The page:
photo courtesy of the waiter at lunch
We all introduced ourselves. From left to right: Angela from the Philippines who has always wanted to be a writer but works in an office. Sincere, warm, sensitive, focussed. Anne from Cape Cod wants to do travel writing and also write a book using her grandmother's Paris diary from the 1920-30's. With a quiet elegant reserve, gentle yet strong. Canadian Dawn who is living in Paris for eight months because of her husband's job. She's an empty-nester who travels with her husband, is going to walk the Camino with her daughter, and would like to blog. Gregarious, warm, generous and fun. Californian Mike conducts European tours from his home state, wants to do a blog on his website and extend his writing skills. Solid, confident, well-informed, nicely mannered and conservative nice guy. Every person so different. The energy in the room felt quite powerful, almost physical. All type-A personalities yet respectful. The week's prospects looked great!
Bryan did a presentation on the similarities and differences between travel writing, narrative non-fiction, journalism and blogging. He talked about outlets for travel writing, about finding your voice and building credibility. Heather recounted her experiences to illustrate Bryan's points along the way. We discussed how to set up a meeting to review a hotel, and how to write one, because we'd be visiting the 5-star Shangri La Hotel that afternoon.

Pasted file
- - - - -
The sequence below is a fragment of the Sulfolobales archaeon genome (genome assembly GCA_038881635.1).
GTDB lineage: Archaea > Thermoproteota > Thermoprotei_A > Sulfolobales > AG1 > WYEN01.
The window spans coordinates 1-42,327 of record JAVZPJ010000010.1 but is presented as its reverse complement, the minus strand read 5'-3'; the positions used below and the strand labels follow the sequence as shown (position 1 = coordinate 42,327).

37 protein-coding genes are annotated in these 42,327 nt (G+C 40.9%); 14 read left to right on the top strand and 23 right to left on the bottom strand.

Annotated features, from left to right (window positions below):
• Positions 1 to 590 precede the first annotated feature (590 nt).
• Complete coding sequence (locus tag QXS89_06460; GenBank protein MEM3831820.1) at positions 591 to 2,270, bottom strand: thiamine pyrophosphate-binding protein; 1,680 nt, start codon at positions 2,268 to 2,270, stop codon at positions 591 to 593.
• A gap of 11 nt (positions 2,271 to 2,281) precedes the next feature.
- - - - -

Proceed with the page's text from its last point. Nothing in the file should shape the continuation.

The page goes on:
Soon it was time for lunch (all included in the course price, except for wine if you wanted one). We walked through the pretty Passage du Cerf to our lunch restaurant called Le Pas Sage (the wise footstep). Nice pun - get it?
This was my plate of vegetables. Shaved beetroot, sweet potato and parsnip, with asparagus, onion, snow peas and carrot. Colourful and crisp. Every dish was beautifully presented, at a very reasonable price. Angela had a wine with lunch. I would have liked one, but I thought I'd end up asleep on a sofa in the Shangri La lobby.
On our way to the métro, we passed this cute flower shop called 'the story of a flower'.
We'd been given a métro pass (we had to bring a passport photo) for the week, so off we set to the Hôtel Shangri La, getting off at Iéna. In a couple of days I've gone from standing with my métro ticket in my hand looking totally confused as to where it should go, to a nonchalant insert-grab-push as I go through the barrier. I'm waiting for a barrier to malfunction and I'll go nose first over the top of it.